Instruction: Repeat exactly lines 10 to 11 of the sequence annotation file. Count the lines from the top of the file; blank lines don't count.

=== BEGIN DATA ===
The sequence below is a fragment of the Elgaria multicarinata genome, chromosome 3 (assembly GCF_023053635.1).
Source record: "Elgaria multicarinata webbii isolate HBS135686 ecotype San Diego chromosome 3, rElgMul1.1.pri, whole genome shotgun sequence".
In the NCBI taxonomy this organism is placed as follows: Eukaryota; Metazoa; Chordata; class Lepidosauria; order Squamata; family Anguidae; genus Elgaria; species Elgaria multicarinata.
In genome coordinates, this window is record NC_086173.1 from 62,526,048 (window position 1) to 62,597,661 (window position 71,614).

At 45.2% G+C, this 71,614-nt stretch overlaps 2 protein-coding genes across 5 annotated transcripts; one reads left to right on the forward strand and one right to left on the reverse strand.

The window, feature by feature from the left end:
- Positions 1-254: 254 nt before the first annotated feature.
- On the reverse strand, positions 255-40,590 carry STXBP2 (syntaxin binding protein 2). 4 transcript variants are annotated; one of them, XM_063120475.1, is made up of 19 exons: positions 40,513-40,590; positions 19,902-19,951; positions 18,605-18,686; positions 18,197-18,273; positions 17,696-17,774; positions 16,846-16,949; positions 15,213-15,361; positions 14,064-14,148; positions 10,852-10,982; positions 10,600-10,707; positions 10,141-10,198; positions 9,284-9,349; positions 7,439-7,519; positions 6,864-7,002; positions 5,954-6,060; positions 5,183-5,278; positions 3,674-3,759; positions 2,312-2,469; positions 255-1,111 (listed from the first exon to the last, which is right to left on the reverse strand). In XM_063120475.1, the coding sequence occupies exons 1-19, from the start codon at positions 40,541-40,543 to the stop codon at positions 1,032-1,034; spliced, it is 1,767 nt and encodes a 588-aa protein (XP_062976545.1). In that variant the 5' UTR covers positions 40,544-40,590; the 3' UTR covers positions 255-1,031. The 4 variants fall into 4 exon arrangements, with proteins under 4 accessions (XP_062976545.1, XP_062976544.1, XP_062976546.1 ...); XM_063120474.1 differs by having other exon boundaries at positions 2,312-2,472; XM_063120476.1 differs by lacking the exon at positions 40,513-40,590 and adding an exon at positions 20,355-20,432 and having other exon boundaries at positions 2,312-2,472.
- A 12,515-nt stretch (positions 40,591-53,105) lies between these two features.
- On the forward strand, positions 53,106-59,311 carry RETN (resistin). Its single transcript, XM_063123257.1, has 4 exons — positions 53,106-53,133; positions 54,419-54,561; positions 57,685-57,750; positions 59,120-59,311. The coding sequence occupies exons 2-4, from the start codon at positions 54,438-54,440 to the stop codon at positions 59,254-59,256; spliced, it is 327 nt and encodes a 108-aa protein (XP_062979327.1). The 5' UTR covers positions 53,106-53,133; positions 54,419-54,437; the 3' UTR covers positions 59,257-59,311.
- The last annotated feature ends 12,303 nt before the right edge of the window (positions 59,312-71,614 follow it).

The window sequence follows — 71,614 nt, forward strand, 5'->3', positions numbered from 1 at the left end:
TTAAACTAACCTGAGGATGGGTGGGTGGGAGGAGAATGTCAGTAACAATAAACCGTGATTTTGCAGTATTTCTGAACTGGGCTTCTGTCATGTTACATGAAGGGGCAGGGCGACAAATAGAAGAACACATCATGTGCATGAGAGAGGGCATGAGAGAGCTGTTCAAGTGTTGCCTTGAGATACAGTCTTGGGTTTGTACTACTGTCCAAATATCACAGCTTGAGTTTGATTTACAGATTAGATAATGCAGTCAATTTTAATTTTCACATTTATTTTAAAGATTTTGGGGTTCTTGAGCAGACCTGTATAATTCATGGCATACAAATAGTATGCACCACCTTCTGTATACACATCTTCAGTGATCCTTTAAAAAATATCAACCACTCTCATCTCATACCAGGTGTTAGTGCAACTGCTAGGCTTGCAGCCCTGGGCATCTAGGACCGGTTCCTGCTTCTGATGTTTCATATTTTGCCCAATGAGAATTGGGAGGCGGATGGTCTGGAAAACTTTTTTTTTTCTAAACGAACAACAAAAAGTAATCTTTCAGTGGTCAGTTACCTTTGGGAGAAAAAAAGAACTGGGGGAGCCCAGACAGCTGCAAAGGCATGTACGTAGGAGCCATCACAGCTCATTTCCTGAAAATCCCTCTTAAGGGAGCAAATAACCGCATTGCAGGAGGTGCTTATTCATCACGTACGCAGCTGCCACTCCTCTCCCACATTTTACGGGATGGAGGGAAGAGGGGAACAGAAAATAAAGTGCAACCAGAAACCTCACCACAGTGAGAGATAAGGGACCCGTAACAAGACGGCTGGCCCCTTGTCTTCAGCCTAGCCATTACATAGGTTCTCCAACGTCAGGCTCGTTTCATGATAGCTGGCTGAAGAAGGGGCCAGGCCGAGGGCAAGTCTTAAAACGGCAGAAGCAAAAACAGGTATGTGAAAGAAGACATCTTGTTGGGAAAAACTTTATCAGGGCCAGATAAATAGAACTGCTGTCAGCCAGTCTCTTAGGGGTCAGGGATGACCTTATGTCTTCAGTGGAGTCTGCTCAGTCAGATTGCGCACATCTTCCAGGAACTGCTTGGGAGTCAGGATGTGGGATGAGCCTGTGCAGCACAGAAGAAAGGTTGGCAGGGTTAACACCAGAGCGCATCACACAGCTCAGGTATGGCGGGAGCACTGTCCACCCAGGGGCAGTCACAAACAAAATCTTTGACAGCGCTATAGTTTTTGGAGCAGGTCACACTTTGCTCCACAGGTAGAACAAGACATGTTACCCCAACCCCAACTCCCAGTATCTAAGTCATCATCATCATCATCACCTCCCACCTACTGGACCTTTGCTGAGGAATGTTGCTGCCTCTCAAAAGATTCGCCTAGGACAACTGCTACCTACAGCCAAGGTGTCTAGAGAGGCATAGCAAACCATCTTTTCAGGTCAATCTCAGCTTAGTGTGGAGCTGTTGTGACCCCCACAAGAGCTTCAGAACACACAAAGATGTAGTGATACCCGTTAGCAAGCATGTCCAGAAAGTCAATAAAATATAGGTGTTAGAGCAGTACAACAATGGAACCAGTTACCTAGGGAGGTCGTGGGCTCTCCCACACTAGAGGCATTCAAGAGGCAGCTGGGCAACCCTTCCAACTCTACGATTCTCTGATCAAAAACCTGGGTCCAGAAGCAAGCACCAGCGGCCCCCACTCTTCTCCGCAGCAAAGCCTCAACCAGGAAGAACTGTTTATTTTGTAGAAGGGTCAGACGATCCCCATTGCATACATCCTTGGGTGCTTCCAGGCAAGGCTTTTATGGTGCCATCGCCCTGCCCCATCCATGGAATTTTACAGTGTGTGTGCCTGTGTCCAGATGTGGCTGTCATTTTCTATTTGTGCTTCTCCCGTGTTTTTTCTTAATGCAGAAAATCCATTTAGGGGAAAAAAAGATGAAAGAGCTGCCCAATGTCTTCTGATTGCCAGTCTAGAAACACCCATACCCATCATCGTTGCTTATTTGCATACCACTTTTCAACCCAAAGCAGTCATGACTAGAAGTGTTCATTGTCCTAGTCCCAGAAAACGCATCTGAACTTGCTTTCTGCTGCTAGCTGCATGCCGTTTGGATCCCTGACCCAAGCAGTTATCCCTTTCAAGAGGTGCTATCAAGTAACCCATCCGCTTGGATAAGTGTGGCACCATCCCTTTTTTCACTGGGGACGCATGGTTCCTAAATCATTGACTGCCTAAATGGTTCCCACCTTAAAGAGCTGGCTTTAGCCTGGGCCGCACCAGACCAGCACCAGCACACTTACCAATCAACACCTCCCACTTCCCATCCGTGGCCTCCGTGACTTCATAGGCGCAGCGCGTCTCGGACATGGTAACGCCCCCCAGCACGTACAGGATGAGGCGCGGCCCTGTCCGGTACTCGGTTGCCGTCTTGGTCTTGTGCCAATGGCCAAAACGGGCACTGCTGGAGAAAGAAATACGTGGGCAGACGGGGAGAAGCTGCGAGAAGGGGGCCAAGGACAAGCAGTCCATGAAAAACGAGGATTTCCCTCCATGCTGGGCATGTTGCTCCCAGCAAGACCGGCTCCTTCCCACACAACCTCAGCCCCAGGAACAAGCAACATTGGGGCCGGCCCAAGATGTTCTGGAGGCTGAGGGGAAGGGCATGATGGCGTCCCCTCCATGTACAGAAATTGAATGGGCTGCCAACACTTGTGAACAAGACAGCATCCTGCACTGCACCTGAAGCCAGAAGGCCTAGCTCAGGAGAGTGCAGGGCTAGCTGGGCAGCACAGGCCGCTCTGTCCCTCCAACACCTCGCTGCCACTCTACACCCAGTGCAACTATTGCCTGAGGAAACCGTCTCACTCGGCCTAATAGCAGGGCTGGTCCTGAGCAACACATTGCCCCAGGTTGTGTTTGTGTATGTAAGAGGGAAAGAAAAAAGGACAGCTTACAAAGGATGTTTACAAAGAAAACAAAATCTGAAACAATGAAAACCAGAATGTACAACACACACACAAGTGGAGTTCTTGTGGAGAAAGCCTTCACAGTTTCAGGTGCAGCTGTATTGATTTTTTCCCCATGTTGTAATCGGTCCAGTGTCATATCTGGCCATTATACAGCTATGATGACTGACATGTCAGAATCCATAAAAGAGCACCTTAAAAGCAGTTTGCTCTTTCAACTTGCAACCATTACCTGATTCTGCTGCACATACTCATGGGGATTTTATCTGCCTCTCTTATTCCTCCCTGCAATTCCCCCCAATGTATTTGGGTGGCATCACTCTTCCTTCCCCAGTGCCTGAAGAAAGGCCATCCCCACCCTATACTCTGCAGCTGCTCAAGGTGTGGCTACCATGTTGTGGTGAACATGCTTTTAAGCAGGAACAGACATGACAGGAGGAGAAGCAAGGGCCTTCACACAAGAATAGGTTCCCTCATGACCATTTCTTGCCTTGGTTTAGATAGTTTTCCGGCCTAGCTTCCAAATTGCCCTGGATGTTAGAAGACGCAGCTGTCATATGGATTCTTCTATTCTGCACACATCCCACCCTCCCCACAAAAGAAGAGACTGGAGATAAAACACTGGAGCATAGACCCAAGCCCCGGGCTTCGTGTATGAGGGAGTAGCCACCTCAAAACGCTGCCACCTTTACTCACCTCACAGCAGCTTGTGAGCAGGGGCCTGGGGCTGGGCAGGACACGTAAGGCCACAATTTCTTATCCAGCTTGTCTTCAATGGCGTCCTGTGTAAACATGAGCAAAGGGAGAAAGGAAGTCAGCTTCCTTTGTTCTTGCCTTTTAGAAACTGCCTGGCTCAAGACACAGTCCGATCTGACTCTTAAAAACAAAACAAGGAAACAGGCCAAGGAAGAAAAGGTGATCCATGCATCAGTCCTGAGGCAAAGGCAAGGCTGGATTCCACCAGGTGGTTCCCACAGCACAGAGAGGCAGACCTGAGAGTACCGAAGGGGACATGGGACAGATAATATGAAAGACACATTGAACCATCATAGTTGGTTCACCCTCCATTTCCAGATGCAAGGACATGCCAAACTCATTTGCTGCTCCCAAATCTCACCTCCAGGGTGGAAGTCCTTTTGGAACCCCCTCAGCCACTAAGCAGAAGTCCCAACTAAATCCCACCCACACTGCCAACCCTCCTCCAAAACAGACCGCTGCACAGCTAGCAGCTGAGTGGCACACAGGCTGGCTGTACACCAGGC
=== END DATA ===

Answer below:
- On the forward strand, positions 53,106-59,311 carry RETN (resistin). Its single transcript, XM_063123257.1, has 4 exons — positions 53,106-53,133; positions 54,419-54,561; positions 57,685-57,750; positions 59,120-59,311. The coding sequence occupies exons 2-4, from the start codon at positions 54,438-54,440 to the stop codon at positions 59,254-59,256; spliced, it is 327 nt and encodes a 108-aa protein (XP_062979327.1). The 5' UTR covers positions 53,106-53,133; positions 54,419-54,437; the 3' UTR covers positions 59,257-59,311.
- The last annotated feature ends 12,303 nt before the right edge of the window (positions 59,312-71,614 follow it).